If you’re already working in the public cloud, you can backup to another public cloud
If you’re already working in the public cloud then, by definition, your data is (or should be) suitable for use in the public cloud. This means that the easiest and most cost-effective solution is usually to back up to another public cloud. There are, however, some practical challenges in this approach, many of which revolve around the fact that data will need to be encrypted in the first public cloud so that it can be transported across the public internet into the second.
A good cloud data backup partner will, however, be able to handle these for you and it can be well worth making the effort to do so because this approach could not only protect you against the erroneous deletion of your data (accidental or malicious) but also act as a proper data-recovery solution, giving you everything you need to get going again quickly if you lose access to your main public cloud.
If you’re working in the private cloud, you may still be able to back up to the public cloud
If you’re working in a private cloud, the situation can become a little more complicated. You can still back up to a public cloud, because you have the option to encrypt your data on your own servers and keep it encrypted until it was either deleted or restored. In other words, it would only ever be in the clear in your own safe environment.
The issue here would be that you would presumably be unable to use the public cloud as a disaster-recovery solution, due to the sensitive nature of your data. Instead, you would have to set up a second private cloud with everything you needed except your data and have a process to import your data to it if/when necessary. You would also need a process to perform data backups from there back to your “recovery” cloud so that you could refresh your main cloud when it was restored.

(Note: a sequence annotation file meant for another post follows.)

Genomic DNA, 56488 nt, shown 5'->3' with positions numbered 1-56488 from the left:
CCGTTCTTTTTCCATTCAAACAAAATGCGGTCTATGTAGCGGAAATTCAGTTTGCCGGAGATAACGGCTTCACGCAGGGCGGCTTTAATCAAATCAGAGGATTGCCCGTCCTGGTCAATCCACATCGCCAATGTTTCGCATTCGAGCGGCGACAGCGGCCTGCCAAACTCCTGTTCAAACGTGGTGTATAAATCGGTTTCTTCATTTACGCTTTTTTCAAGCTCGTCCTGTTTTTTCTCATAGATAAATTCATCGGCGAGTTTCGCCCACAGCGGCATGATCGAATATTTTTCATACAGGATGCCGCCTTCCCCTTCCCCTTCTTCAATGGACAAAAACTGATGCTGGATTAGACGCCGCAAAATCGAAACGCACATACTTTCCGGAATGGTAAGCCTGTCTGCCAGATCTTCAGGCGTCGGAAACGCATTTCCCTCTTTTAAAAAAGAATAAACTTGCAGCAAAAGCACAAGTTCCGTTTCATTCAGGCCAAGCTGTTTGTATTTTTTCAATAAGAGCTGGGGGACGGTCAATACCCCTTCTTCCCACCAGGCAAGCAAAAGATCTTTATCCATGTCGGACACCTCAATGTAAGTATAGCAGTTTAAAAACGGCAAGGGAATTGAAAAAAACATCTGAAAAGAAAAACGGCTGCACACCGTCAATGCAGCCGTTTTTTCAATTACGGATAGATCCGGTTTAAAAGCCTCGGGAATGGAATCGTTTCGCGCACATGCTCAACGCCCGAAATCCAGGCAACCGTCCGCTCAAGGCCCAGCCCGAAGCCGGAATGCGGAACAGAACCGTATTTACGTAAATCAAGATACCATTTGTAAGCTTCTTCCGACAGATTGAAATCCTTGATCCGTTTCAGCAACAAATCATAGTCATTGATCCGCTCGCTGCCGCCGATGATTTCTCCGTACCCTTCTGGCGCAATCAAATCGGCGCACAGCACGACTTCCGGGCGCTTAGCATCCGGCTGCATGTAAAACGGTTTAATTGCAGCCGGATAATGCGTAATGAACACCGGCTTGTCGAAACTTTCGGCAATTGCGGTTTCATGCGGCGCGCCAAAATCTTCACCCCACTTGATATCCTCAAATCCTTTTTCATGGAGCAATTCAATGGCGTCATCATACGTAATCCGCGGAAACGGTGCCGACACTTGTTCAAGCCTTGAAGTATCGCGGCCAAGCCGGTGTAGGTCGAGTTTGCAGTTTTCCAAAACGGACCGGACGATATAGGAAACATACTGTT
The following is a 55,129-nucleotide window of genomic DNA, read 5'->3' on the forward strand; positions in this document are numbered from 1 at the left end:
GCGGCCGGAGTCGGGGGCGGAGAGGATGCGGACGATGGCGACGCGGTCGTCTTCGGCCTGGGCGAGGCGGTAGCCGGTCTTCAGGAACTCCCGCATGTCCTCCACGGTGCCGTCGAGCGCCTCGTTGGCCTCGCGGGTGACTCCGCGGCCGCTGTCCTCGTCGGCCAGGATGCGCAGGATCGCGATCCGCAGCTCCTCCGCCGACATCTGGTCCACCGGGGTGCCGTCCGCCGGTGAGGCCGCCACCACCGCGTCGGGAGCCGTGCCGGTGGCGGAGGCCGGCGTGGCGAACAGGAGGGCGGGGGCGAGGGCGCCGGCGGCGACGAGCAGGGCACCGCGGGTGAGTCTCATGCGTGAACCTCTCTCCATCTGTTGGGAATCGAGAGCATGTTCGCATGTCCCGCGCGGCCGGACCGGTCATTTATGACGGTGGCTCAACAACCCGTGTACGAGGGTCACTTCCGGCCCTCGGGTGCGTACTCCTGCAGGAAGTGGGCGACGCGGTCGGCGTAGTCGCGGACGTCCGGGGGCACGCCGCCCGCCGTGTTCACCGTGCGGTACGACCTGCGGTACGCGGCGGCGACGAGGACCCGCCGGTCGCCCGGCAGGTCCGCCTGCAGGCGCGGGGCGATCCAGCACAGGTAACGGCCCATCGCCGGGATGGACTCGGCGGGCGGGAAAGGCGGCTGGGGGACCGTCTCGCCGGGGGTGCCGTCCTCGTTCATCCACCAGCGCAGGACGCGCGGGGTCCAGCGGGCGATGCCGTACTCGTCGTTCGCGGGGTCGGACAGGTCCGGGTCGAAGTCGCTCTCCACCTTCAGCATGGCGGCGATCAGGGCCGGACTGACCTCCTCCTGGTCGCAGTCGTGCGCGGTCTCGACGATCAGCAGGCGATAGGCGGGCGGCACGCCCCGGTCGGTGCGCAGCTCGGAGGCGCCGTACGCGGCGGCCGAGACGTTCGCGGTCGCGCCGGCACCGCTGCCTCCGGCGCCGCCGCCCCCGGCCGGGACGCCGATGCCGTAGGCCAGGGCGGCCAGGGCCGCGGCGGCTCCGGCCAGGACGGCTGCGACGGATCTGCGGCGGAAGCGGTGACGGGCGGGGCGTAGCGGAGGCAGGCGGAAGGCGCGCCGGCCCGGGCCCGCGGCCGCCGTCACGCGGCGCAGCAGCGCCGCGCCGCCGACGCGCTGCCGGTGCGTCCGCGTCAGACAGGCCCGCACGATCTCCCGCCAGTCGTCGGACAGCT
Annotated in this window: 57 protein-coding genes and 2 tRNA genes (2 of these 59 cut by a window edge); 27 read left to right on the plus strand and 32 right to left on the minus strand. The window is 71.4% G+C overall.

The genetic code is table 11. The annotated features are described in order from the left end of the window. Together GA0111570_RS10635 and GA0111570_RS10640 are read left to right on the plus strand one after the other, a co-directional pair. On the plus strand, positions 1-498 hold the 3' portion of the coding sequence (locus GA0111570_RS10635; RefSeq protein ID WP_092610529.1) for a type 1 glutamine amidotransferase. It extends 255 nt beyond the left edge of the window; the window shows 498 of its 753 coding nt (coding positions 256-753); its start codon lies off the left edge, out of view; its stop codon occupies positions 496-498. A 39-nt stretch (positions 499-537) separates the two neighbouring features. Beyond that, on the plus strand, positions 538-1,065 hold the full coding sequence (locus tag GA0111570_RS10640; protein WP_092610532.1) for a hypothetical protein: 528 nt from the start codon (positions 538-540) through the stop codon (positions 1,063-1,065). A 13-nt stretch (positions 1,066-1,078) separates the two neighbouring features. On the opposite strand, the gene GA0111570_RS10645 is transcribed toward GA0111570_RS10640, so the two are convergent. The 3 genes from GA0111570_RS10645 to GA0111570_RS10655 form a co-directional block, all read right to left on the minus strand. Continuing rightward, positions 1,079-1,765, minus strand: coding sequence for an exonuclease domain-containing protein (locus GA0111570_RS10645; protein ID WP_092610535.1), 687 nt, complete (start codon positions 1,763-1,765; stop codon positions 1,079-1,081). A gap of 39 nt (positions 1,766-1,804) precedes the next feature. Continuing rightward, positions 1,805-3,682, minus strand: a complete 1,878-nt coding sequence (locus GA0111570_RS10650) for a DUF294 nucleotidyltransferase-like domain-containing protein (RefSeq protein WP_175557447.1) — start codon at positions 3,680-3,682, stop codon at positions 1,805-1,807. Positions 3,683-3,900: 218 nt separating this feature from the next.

This might well turn out to be the most cost-effective option but it may not be the most convenient and also it adds an extra link to a chain that slows down speed and increases the chance of failure. The alternative is simply to set up another private cloud and use that for both data backups and disaster recovery.
If you’re working in a hybrid cloud you need to decide whether or not to split your data backups
If you’re running a hybrid cloud, then you’re going to need to take two sets of data backups in any case, one from your private cloud and one from your public cloud. You’re then going to need to think about where to store those data backups and, in particular, if you’re going to keep them in the same place or split them, typically over a public cloud and a private cloud, essentially mirroring your current set-up. You could then set each of them up as a disaster-recovery solution. Similar comments apply to multiclouds and hybrid multiclouds.
Cloud data backups must be partnered with solid archiving
Modern businesses generate lots of data. It isn’t just the quantity of information that is created, it’s also the way it’s being created. For example, in the old days, an in-house training course would probably have been delivered by a human and supported by paper handouts. These days, it’s more likely to be delivered online using rich media formats such as video. This has all kinds of benefits, but does increase data-storage requirements and hence the cost of storing data.
What’s more, one of the most basic concepts of data protection is that you keep track of what you have and why you have it and only keep it for as long as you need it.
For both of these reasons, you need a solid process for identifying which data is being actively used and which is not and ensuring that the latter is either deleted or moved into an archive. The traditional means of archiving was on physical devices and there is still a case for this, but cloud archiving is becoming increasingly popular and is very cost-effective.
If you’d like to speak to a reputable and experienced cloud data backup provider in Lodi, please click here now to contact Aperio.IT.
Cloud Data Backup Placerville